Makait City, April 15, 2003 -- Two of the country's biggest 
telecommunications companies have asked the US Federal Communications 
Commission (FCC) en banc to review a ruling issued by an FCC bureau which, 
among other things, prohibited American telcos from making any payments for 
services already rendered by these two Philippine firms, The STAR learned.

In separate submissions to the US FCC last April 9, the Philippine Long 
Distance Telephone Co. (PLDT) and Globe Telecom filed their respective 
applications for review with the FCC en banc, questioning the order issued 
by the FCC international bureau headed by Donald Abelson which also found 
Philippine telcos guilty of 'whipsawing' or making US carriers unfairly 
compete with each other.

The 51-page motion of PLDT was filed through its Washington-based legal 
counsel Sullivan & Cromwell while Globe's 108-page application for review 
was submitted by another Washington law firm, Wiley Rein & Fielding.

Both PLDT and Globe, through their US-based lawyers, said the international 
bureau issued the order in excess of its authority, and that the Abelson 
order was baseless and unfounded.

The questioned Abelson order granted separate petitions filed by American 
carriers AT&T and WorldCom in February which questioned an increase in 
'termination rates' imposed by Philippine carriers starting Feb. 1, 2003 
to be paid by all foreign carriers, including US facilities-based ones.

The termination rates, which were increased from nine to 12 cents a minute 
for calls from the US to a Philippine landline and from 12 to 16 cents for 
those terminating in Philippine mobile networks, refers to the amount which 
a foreign carrier pays to a Philippine carrier when using the latter's 

AT&T and WorldCom alleged that when they refused to agree to the new 
Philippine rates, services to them were blocked by the Philippine carriers, 
which include PLDT, Globe, Smart Communications, Digital Telecommunications 
Phils. Inc. (Digitel) and Bayan Telecommunications (Bayantel).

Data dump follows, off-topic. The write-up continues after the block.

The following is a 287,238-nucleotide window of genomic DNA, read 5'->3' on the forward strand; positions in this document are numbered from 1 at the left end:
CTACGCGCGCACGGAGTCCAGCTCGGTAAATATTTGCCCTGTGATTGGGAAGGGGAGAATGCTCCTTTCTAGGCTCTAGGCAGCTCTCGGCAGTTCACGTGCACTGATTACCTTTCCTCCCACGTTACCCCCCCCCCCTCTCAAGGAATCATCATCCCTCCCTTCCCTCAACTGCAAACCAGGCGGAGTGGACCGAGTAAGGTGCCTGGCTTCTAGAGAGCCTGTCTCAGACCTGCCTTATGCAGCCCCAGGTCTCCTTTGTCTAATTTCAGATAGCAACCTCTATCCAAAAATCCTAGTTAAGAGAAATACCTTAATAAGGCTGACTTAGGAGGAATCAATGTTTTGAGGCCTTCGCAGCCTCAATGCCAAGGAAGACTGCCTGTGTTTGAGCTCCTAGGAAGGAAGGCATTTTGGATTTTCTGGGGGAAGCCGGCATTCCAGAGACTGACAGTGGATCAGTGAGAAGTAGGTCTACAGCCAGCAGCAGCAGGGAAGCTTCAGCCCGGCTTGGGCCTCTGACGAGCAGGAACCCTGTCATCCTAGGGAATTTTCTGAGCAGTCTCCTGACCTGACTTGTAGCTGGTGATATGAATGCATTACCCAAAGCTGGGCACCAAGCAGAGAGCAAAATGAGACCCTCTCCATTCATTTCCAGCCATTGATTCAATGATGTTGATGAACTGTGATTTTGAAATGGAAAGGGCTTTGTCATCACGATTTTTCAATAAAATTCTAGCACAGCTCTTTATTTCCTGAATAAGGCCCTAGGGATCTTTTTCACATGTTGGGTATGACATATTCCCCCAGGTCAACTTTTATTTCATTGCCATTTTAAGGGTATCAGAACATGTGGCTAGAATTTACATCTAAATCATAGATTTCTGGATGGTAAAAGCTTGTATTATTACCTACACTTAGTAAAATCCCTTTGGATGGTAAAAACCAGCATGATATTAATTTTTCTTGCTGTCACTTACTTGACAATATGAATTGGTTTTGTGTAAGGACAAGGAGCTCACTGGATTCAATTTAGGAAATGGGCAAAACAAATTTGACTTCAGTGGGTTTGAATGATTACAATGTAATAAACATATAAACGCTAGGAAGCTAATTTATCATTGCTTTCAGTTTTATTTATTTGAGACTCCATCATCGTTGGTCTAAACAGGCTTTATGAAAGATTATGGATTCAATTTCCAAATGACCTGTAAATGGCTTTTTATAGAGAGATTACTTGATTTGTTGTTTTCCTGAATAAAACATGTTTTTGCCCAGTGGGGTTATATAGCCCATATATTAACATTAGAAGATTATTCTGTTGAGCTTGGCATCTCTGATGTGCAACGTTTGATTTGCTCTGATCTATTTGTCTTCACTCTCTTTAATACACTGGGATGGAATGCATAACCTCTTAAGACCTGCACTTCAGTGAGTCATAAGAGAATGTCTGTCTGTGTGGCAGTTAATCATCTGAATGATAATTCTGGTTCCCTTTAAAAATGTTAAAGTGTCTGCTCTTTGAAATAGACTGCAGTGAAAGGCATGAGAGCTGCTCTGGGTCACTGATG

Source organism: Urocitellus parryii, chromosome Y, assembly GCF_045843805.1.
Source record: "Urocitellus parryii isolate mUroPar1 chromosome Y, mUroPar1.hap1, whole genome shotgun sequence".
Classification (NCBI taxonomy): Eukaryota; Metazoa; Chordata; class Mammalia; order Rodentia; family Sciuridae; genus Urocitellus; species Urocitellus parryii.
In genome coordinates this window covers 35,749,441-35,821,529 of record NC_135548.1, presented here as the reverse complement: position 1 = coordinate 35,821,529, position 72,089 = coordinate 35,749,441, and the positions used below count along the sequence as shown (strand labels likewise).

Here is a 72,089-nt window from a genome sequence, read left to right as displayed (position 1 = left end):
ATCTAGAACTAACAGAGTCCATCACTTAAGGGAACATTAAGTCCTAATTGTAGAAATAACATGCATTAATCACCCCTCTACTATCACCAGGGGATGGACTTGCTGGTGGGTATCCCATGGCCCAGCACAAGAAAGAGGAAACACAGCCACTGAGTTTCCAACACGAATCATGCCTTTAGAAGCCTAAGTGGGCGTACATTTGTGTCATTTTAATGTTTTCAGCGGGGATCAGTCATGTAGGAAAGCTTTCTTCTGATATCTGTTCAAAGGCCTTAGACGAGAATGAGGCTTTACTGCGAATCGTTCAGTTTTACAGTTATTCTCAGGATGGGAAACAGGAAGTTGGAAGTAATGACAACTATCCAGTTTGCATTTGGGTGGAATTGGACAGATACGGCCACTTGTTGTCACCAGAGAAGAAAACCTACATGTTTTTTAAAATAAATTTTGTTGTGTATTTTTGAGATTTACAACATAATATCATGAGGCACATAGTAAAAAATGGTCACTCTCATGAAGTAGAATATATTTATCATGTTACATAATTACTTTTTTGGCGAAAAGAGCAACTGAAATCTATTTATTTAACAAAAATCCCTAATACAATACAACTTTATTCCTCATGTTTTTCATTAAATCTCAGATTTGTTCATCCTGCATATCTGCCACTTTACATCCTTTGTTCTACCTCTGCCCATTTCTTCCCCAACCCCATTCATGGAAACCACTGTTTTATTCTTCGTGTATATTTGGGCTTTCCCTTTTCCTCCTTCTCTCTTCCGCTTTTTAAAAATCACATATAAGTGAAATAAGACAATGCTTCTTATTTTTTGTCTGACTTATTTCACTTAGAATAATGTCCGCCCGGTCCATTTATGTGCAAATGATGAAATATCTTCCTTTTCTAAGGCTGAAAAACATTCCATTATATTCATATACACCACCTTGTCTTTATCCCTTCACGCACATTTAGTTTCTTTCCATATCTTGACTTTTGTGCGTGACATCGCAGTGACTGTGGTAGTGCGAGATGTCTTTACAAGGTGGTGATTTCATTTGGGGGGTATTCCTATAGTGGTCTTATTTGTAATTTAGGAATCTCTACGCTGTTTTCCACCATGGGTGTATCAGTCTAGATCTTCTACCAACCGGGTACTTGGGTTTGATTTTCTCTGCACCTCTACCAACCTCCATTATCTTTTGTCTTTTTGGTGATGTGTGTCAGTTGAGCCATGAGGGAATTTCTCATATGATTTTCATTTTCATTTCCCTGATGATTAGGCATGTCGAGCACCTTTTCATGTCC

In its controversial ruling, the FCC international bureau, through its 
chief Abelson, ordered all US facilities-based carriers not to make any 
payments to Philippine telcos until services to AT&T and WorldCom are fully 

Abelson also rebuffed claims by Philippine carriers that the new rates are 
below benchmarks set by the FCC and the International Telecommunications 
Union (ITU), saying that the benchmarks are above costs so that all 
negotiated rates should be below the benchmarks.

In response to the first Abelson order, the Philippines' National 
Telecommunications Commission (NTC) allowed Philippine carriers not to 
accept calls from US telcos that do not make any payments.

Philippine carriers, to avoid unpaid dues from AT&T and Worldcom from 
piling up, have either totally blocked direct calls from US carriers or 
have restricted access.

Because of this, US carriers are now forced to 'refile' calls from the US 
to the Philippines by using third party networks in other countries that 
have accepted the new Philippine rates and are not covered by the Abelson 
stop-payment order.

Philippine telcos, on the one hand, are avoiding using the networks of AT&T 
and Worldcom for calls from the Philippines to the US and are instead 
utilizing smaller American telcos or the so-called 'baby bells' which 
offer lower rates and better services. (Star) 

Reported by: Sol Jose Vanzi

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